“It is not necessary for us to find new ideas in our meditation. Often this only distracts us and satisfies our vanity.” Dietrich Bonhoeffer, Life Together, Fortress Press, 2015 (Reader’s Edition), page 61.
To encounter Jesus in His Word is, I hope, enough; it is, I hope, satisfying. To receive Him as He comes to us in His Word is, I hope, all that we could ever want as we meditate in His Word. It is one thing to seek “new ideas”, it is another thing to seek Jesus. Yes, there are treasures in His Word, but all of these treasures are found in Him (Colossians 2:3).
Originality should never be our goal, we should but humbly seek Jesus. Originality should not impress us nor cause us to glory in ourselves or others; our only glory should be in Jesus (1 Corinthians 1:26ff). Novelty appeals to our pride and vanity, the Cross of Christ keeps us centered on the Christ of the Cross.
“…so as we meditate God’s Word desires to enter in and stay with us. It desires to move us, to work in us, and to make such an impression on us that the whole day long we will not get away from it. Then it will do its work in us, often without our being aware of it (pages 61 – 62).
Peter writes that we are “born again not of seed with is perishable, but imperishable, that is, through the living and enduring word of God” (1 Peter 1:23). When we submit to the Word, when we meditate on the Word, this living Word lives and works within us, it animates our hearts and minds and souls and bodies. The Word becomes the air that we breathe, just as we are seldom conscious of inhaling and exhaling and yet our body does the work of breathing, so the Word does a work within us of which we are often unconscious – we cannot see the seed we plant taking root, we often cannot see the deep inner work of the Word of God prior to fruition.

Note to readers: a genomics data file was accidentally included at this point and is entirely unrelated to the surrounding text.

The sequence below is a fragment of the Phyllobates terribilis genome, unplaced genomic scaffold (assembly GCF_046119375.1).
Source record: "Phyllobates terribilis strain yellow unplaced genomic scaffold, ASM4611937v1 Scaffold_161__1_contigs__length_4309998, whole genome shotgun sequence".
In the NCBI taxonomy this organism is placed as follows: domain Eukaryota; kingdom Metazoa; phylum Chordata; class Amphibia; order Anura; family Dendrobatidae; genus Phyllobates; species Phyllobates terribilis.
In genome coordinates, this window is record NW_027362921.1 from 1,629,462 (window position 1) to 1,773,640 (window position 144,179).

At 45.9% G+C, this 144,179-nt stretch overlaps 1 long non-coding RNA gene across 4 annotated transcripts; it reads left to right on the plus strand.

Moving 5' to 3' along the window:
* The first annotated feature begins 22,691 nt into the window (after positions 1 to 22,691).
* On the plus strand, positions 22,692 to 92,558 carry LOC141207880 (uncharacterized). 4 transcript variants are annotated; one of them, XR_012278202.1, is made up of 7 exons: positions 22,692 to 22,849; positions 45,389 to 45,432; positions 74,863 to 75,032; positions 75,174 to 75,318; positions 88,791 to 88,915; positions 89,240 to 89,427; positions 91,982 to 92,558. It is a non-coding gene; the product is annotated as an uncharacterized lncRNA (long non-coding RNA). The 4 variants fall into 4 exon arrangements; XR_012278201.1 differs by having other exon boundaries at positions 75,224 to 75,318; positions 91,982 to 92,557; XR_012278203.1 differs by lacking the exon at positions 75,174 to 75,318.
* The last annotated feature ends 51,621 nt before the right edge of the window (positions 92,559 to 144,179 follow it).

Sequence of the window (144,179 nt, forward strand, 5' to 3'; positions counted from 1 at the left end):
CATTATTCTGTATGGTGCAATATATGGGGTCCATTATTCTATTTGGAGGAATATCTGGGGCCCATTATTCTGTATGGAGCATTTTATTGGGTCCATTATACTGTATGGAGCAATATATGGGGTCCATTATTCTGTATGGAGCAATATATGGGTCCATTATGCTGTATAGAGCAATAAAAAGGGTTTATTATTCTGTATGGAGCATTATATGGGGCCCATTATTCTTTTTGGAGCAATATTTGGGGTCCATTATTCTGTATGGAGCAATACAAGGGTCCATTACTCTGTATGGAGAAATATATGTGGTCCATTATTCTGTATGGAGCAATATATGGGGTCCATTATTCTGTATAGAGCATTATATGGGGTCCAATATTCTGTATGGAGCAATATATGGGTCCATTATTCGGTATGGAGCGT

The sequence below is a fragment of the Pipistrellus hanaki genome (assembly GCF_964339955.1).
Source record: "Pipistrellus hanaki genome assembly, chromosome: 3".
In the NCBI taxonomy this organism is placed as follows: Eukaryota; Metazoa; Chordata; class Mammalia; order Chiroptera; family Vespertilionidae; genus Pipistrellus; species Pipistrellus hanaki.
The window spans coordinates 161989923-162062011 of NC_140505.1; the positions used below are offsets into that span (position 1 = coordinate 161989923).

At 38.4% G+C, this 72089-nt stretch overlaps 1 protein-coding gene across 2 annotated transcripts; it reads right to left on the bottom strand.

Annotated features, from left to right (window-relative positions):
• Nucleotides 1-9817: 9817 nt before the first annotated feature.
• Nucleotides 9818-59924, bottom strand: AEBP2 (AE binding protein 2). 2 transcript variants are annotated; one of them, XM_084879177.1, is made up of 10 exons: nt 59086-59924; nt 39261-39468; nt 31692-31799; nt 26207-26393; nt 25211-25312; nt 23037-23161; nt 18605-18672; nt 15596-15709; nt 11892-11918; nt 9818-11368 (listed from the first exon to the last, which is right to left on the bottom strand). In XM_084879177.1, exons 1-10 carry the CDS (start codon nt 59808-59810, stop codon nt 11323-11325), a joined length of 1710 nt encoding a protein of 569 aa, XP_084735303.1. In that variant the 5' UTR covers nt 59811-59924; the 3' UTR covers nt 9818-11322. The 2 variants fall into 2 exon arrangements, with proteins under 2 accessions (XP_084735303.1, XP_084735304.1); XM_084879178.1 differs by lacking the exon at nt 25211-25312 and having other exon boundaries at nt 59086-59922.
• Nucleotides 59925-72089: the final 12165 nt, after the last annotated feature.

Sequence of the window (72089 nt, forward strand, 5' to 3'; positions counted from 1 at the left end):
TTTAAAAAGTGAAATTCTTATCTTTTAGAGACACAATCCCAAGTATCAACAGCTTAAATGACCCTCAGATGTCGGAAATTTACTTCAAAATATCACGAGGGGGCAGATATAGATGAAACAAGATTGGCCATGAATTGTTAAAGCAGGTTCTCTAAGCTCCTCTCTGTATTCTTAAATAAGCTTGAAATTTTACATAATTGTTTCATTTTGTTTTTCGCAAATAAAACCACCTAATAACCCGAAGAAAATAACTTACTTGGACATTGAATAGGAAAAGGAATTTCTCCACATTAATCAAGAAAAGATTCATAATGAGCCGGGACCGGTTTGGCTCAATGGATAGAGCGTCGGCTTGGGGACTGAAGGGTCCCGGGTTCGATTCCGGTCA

When we plant seed in a garden we expect it to take root and grow. We prepare the soil; hopefully we prepare our hearts. We can expect God’s Word to grow within us as we receive it, we can expect to be transformed into the image of His Beloved Son. However, it is not for us to measure our growth or to admire it or to focus on it – our perspectives cannot help but be self-conscious and self-centered, we must trust our heavenly Gardener to tend the trees of His orchard. Bonhoeffer warns against being entangled “ever more deeply in the net of introspection” (page 62). We meditate on the Word, we do not meditate on ourselves.
As we till the soil of the Word, and as the Word tills the soil of our lives, the Holy Spirit will bring forth fruit that we can share with those around us, and the leaves of our lives in Christ will be for the healing of the nations.